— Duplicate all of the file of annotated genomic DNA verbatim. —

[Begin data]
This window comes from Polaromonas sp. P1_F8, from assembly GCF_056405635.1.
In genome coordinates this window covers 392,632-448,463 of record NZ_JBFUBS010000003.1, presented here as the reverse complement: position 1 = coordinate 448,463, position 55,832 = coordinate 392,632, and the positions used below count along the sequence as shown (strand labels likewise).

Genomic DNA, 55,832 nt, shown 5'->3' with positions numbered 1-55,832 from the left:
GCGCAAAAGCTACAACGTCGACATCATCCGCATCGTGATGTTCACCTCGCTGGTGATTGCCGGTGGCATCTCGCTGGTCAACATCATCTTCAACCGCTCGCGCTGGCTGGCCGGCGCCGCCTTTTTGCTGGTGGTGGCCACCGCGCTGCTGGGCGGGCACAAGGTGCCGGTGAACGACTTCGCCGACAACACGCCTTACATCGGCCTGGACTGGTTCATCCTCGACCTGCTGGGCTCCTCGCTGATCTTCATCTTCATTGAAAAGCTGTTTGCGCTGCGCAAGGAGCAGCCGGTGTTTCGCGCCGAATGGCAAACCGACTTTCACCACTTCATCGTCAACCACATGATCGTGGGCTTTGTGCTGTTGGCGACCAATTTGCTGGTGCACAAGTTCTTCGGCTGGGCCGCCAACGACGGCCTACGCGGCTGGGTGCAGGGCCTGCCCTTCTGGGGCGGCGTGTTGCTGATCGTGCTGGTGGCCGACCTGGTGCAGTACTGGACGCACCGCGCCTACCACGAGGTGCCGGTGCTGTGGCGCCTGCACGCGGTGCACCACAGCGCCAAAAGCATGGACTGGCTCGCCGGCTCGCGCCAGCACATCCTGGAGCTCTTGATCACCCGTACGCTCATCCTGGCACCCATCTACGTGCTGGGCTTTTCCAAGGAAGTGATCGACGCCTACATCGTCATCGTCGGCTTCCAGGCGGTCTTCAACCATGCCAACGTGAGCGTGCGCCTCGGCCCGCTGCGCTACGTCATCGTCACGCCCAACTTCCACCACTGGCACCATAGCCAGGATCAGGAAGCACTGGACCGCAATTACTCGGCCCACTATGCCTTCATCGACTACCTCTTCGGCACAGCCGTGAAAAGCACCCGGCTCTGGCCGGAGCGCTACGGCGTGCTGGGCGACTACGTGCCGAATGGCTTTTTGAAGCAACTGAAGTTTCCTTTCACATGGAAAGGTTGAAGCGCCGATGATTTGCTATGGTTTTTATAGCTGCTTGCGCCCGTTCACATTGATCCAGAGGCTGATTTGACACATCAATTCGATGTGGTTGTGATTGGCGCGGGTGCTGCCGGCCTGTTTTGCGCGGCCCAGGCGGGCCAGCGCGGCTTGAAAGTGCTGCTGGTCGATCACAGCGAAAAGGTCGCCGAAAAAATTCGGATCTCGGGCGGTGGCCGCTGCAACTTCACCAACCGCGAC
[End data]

This window comes from Polaromonas sp. P1_F8, from assembly GCF_056405635.1.
In genome coordinates this window covers 392,632-448,463 of record NZ_JBFUBS010000003.1, presented here as the reverse complement: position 1 = coordinate 448,463, position 55,832 = coordinate 392,632, and the positions used below count along the sequence as shown (strand labels likewise).

Genomic DNA, 55,832 nt, shown 5'->3' with positions numbered 1-55,832 from the left:
GCGCAAAAGCTACAACGTCGACATCATCCGCATCGTGATGTTCACCTCGCTGGTGATTGCCGGTGGCATCTCGCTGGTCAACATCATCTTCAACCGCTCGCGCTGGCTGGCCGGCGCCGCCTTTTTGCTGGTGGTGGCCACCGCGCTGCTGGGCGGGCACAAGGTGCCGGTGAACGACTTCGCCGACAACACGCCTTACATCGGCCTGGACTGGTTCATCCTCGACCTGCTGGGCTCCTCGCTGATCTTCATCTTCATTGAAAAGCTGTTTGCGCTGCGCAAGGAGCAGCCGGTGTTTCGCGCCGAATGGCAAACCGACTTTCACCACTTCATCGTCAACCACATGATCGTGGGCTTTGTGCTGTTGGCGACCAATTTGCTGGTGCACAAGTTCTTCGGCTGGGCCGCCAACGACGGCCTACGCGGCTGGGTGCAGGGCCTGCCCTTCTGGGGCGGCGTGTTGCTGATCGTGCTGGTGGCCGACCTGGTGCAGTACTGGACGCACCGCGCCTACCACGAGGTGCCGGTGCTGTGGCGCCTGCACGCGGTGCACCACAGCGCCAAAAGCATGGACTGGCTCGCCGGCTCGCGCCAGCACATCCTGGAGCTCTTGATCACCCGTACGCTCATCCTGGCACCCATCTACGTGCTGGGCTTTTCCAAGGAAGTGATCGACGCCTACATCGTCATCGTCGGCTTCCAGGCGGTCTTCAACCATGCCAACGTGAGCGTGCGCCTCGGCCCGCTGCGCTACGTCATCGTCACGCCCAACTTCCACCACTGGCACCATAGCCAGGATCAGGAAGCACTGGACCGCAATTACTCGGCCCACTATGCCTTCATCGACTACCTCTTCGGCACAGCCGTGAAAAGCACCCGGCTCTGGCCGGAGCGCTACGGCGTGCTGGGCGACTACGTGCCGAATGGCTTTTTGAAGCAACTGAAGTTTCCTTTCACATGGAAAGGTTGAAGCGCCGATGATTTGCTATGGTTTTTATAGCTGCTTGCGCCCGTTCACATTGATCCAGAGGCTGATTTGACACATCAATTCGATGTGGTTGTGATTGGCGCGGGTGCTGCCGGCCTGTTTTGCGCGGCCCAGGCGGGCCAGCGCGGCTTGAAAGTGCTGCTGGTCGATCACAGCGAAAAGGTCGCCGAAAAAATTCGGATCTCGGGCGGTGGCCGCTGCAACTTCACCAACCGCGAC